If I followed these rules, the manual said, I would begin to notice effects "after a mimimum of 3 weeks." I spent the rest of the day practicing my pronunciation of the word mimimum.
I wore the slippers faithfully for a month. Since I spend most of my days sitting at my computer, I used a stopwatch to keep track of the time I actually walked in them. Although I wore the slippers an average of 3.3 hours per day, my walking time averaged 25 minutes.
I obeyed all the instructions. I started off gradually. In fact I had to—my arches, bearing almost all of my weight,
hurt fiercely the first few days. (If you've ever climbed a round-runged ladder in your bare feet, you know the feeling.)
I never went over the 2-1/2-hour limit, and I tried to "respect the slippers" in spite of jeers from my office mates.
In a sense, I even "became One with the slippers"—they delivered a terrible foot odor each time I took them off. Apparently, the canvas uppers don't "breathe."
I didn't change anything else in my routine. I got almost no exercise. (A calf injury had put a stop to my daily jog more than a month before.)
And according to DietPower, my diet remained remarkably stable: my daily calorie intake stayed within 10% of last year's average,
and my percentage of calories from fat, carbohydrate, and protein changed by no more than a single point each.
Meanwhile, I monitored three other things:
My weight, using one of a scale accurate to 0.2 pounds.
My metabolic rate, using DietPower nutrition software. (Your metabolic rate is the number of calories needed to maintain your weight.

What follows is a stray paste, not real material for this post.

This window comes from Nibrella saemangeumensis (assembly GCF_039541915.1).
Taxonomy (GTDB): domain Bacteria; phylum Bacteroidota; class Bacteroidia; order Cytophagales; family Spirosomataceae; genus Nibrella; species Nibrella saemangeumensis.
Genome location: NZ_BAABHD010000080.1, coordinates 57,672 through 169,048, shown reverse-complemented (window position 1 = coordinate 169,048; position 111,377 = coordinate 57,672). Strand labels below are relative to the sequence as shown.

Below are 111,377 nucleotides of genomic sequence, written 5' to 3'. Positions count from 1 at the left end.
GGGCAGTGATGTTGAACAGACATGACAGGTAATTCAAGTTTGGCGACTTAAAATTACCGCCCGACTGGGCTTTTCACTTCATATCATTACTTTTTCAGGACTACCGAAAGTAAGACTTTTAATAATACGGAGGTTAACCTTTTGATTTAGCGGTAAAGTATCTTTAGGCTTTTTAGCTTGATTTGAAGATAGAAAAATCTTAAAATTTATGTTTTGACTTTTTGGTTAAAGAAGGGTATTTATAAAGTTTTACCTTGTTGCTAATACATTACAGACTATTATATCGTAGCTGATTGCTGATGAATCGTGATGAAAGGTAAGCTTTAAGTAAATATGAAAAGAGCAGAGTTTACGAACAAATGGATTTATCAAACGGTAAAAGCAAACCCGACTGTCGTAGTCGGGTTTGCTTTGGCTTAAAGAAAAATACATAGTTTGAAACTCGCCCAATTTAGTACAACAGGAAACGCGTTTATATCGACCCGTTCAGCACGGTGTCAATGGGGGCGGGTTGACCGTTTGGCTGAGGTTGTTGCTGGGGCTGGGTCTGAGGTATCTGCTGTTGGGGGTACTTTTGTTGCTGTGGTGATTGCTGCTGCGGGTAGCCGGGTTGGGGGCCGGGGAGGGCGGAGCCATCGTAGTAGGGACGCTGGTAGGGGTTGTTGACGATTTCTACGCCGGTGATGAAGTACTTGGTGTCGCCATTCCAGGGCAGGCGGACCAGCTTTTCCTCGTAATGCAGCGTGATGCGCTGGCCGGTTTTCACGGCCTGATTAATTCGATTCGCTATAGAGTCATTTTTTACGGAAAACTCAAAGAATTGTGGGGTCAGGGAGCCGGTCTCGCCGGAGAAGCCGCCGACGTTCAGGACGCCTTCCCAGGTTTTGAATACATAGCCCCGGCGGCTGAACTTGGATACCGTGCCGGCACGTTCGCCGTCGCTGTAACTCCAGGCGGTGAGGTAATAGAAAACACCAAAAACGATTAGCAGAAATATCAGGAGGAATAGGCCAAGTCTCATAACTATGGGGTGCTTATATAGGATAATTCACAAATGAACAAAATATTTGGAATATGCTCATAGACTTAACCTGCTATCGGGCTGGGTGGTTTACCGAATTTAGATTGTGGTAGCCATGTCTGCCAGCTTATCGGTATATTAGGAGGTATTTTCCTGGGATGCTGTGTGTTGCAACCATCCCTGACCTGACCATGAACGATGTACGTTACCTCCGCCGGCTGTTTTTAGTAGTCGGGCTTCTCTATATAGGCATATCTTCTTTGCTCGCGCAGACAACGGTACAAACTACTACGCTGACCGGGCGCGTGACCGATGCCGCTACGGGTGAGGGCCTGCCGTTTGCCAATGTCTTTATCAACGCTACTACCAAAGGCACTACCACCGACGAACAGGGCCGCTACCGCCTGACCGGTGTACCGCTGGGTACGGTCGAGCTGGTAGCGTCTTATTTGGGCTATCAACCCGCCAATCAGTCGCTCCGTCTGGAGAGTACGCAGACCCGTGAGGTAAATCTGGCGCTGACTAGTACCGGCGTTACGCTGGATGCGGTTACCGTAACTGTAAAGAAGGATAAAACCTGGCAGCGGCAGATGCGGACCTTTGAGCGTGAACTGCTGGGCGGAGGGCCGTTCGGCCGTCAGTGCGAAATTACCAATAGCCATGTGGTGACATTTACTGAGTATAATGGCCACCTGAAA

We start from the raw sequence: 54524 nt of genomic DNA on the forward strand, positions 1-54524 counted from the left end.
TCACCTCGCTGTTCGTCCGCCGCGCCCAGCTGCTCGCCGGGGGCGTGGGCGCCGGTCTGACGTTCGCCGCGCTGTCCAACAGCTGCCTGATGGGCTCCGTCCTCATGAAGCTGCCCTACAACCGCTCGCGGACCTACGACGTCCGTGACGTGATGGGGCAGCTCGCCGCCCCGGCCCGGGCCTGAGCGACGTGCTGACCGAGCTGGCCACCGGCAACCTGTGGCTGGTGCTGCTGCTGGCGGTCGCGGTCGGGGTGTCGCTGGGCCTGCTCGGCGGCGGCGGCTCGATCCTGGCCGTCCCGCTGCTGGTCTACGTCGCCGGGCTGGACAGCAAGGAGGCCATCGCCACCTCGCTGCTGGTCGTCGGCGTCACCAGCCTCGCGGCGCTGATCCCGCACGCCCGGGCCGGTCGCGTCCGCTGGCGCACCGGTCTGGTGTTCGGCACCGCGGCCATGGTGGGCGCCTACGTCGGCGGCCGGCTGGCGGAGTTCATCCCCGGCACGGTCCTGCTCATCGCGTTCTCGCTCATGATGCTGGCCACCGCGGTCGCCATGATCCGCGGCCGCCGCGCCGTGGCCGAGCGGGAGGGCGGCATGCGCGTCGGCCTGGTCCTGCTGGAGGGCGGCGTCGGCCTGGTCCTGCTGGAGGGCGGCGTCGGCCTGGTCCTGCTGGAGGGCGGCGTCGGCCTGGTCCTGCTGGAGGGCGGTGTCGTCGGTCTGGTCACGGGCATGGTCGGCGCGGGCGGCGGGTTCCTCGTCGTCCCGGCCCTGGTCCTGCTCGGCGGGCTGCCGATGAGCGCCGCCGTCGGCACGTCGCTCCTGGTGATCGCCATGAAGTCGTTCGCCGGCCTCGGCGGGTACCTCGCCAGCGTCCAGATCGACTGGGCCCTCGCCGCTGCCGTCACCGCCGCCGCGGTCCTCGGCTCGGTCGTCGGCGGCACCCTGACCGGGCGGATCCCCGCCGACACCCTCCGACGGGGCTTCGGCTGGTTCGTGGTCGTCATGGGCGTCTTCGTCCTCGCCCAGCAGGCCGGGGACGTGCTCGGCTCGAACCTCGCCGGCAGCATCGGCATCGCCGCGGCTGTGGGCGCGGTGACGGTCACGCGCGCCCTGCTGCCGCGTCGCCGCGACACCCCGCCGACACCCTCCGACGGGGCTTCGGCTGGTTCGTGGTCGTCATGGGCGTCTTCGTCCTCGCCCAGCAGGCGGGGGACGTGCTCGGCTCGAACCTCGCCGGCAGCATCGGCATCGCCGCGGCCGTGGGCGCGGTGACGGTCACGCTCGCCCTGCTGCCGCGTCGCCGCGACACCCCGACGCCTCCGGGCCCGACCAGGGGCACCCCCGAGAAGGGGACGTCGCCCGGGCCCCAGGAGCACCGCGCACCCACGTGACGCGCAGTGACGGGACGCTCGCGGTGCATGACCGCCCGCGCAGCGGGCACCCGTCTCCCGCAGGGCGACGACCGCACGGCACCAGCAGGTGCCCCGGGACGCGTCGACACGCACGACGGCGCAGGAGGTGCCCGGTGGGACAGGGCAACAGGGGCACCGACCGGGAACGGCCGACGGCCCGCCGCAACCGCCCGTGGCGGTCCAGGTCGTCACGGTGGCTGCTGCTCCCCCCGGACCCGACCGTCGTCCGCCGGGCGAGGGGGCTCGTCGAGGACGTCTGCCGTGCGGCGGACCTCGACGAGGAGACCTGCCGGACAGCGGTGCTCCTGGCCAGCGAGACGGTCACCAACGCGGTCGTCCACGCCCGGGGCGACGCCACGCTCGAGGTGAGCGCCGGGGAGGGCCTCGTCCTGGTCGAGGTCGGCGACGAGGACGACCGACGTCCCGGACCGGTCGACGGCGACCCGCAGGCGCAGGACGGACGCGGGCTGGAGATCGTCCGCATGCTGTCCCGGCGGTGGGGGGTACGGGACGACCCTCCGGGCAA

DietPower recalculates it every day by analyzing your exercise, food, and weight logs.)
My resting pulse.
The results of this 30-day test were amazing:
Instead of losing weight, I gained 3.0 pounds.
Instead of rising, my metabolic rate plummeted—from 2695 calories per day to 2312.
My pulse did not change significantly.
In other words, if the slippers had any effect at all, it appeared to be the opposite of what the company claimed.
I had given the second pair of slippers to a friend in Washington, D.C., who lost 64 pounds last year with the help of DietPower.
She had agreed to stop using DietPower and wear the slippers instead. I phoned her up. "So how'd the slippers work?" I asked.
"Awful," she said. "I only wore them a couple of times. They're so intensely uncomfortable, I just couldn't keep it up.
I figured just having them in the vicinity might be of some help, though—because of the magnets.
But I've done nothing but eat and gain weight since trying them. They failed miserably."
No Scientific Basis
I wasn't surprised at these results. There is no credible scientific evidence that either reflexology or magnets can do what Get Slim asserts.
Get Slim wasn't the first company to claim that magnets are good for your feet. In 2000, Florsheim introduced MagneForce,
a new shoe with magnetic insoles. The company said the shoe would "increase circulation; reduce foot,
leg and back fatigue; provide natural pain relief and improve energy level."
These claims were investigated by Stephen Barrett, M.D., vice president of the National Council Against Health Fraud.
"Most studies of static magnets [the kind used in footwear] have found no measurable effect on any body function," he concluded after reviewing the scientific literature.
Dr. Barrett also pointed out that Magnetherapy, Inc., the company Florsheim consulted when designing the shoe,
had been warned by the Food and Drug Administration (FDA) to stop claiming that its products relieve pain and
inflammation by increasing blood and oxygen flow. Shortly afterwards, Magnetherapy paid a $30,000 penalty to the State
of Texas and agreed to stop such claims unless its devices were FDA-approved. (To read Barrett's report on MagneForce shoes,
Reflexology, too, has no scientific basis. Although reflexologists claim that manipulating pressure points can enhance the flow of
"energy" to various organs, they have never identified the physical pathways involved.
Nor have they proven their claims with controlled scientific experiments.
Work "Like Magic" in Israel
A few days after completing my slipper test, I phoned Get Slim's 800 number again. This time I got Mr. Chalamish, the company's CEO.